Developmental pyrethroid exposure causes long-term decreases of neuronal sodium channel expression

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Abstract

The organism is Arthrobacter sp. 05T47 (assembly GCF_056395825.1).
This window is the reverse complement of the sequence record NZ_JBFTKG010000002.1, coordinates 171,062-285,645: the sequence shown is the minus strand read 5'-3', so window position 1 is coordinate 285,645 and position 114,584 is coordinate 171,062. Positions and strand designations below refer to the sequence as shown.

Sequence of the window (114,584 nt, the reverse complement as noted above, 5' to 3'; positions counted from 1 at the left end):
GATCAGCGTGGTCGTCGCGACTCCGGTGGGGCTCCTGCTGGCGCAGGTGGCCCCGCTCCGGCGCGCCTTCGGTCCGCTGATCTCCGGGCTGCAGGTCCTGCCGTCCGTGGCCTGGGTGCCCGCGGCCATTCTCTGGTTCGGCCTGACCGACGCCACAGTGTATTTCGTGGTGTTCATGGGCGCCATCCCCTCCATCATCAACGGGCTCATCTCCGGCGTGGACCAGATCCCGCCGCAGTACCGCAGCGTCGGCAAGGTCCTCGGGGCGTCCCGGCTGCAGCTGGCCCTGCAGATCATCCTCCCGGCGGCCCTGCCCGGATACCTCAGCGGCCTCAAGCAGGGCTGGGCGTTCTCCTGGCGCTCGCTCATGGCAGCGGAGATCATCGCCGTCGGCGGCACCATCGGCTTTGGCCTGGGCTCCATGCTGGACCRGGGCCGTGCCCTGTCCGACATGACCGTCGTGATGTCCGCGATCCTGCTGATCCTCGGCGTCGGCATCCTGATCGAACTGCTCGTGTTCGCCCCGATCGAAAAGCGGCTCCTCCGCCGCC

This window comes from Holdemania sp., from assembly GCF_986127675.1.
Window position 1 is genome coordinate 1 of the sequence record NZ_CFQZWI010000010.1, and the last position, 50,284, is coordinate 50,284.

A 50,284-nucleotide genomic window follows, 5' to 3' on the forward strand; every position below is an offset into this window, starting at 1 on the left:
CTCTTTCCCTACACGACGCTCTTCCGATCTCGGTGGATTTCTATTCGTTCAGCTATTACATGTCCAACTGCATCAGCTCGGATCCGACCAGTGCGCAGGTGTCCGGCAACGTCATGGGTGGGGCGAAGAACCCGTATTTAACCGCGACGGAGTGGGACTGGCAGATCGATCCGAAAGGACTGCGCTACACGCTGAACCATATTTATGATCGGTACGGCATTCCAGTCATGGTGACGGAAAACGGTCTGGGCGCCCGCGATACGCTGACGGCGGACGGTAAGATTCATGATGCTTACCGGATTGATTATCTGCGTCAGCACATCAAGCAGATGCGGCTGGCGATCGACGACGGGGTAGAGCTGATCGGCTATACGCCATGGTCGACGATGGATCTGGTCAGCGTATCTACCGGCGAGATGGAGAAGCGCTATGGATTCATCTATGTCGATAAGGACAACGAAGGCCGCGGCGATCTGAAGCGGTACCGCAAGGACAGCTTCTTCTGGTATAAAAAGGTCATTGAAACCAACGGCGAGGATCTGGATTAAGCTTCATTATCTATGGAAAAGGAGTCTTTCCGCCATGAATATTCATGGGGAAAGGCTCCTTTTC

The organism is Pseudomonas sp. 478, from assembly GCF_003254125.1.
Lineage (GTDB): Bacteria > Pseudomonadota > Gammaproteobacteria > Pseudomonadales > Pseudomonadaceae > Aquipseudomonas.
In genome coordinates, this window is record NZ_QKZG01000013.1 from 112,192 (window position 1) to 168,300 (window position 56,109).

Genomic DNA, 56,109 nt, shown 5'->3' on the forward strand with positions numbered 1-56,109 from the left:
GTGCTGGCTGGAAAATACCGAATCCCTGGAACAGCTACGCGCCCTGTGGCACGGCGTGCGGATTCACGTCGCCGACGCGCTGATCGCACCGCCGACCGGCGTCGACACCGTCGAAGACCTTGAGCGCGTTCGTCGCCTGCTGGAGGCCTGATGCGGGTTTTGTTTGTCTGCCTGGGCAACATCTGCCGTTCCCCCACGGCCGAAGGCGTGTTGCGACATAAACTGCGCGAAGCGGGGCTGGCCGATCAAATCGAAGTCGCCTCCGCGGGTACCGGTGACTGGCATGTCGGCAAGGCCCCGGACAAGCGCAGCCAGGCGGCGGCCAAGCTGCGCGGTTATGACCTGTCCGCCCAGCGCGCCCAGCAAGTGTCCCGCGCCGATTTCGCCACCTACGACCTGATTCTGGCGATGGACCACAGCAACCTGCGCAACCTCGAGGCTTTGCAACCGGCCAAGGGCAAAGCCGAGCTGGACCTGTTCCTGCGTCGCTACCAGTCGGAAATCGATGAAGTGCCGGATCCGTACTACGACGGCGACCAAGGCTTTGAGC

Pyrethroid insecticide use has increased over recent years because of their low to moderate acute toxicity in mammals. However, there is increasing concern over the potential detrimental effects of pyrethroids on developing animals. Most recently, we have shown that developmental exposure to deltamethrin results in long-term neurobehavioral effects. Pyrethroids exert their toxicity by acting on the voltage-gated sodium channel (Nav), delaying channel inactivation and causing hyperexcitability in the nervous system. Previous in vitro studies found that exposure to agents that increase Na+ influx, including deltamethrin decreased Nav mRNA expression. However, it is unknown whether this occurs in vivo. To determine whether developmental pyrethroid exposure decreases Nav mRNA expression, pregnant mice were exposed to the pyrethroid deltamethrin (0 or 3 mg/kg) every three days throughout gestation and lactation. Nav mRNA expression was measured in the striatum and cortex of the offspring at 10–11 months of age, a time at which behavioral abnormalities were still observed. Developmental exposure to deltamethrin decreased expression of Nav mRNA in a region- and isoform-specific fashion by 24–50%. Deltamethrin exposure also resulted in the persistent down-regulation of brain-derived neurotrophic factor (Bdnf) in the striatum by 66% but not in the cortex, suggesting a plausible mechanism for some of the associated behavioral effects observed previously. Taken together these data suggest that developmental deltamethrin exposure results in persistent deficits in Nav and BDNF mRNA expression that may contribute to long-term behavioral deficits.

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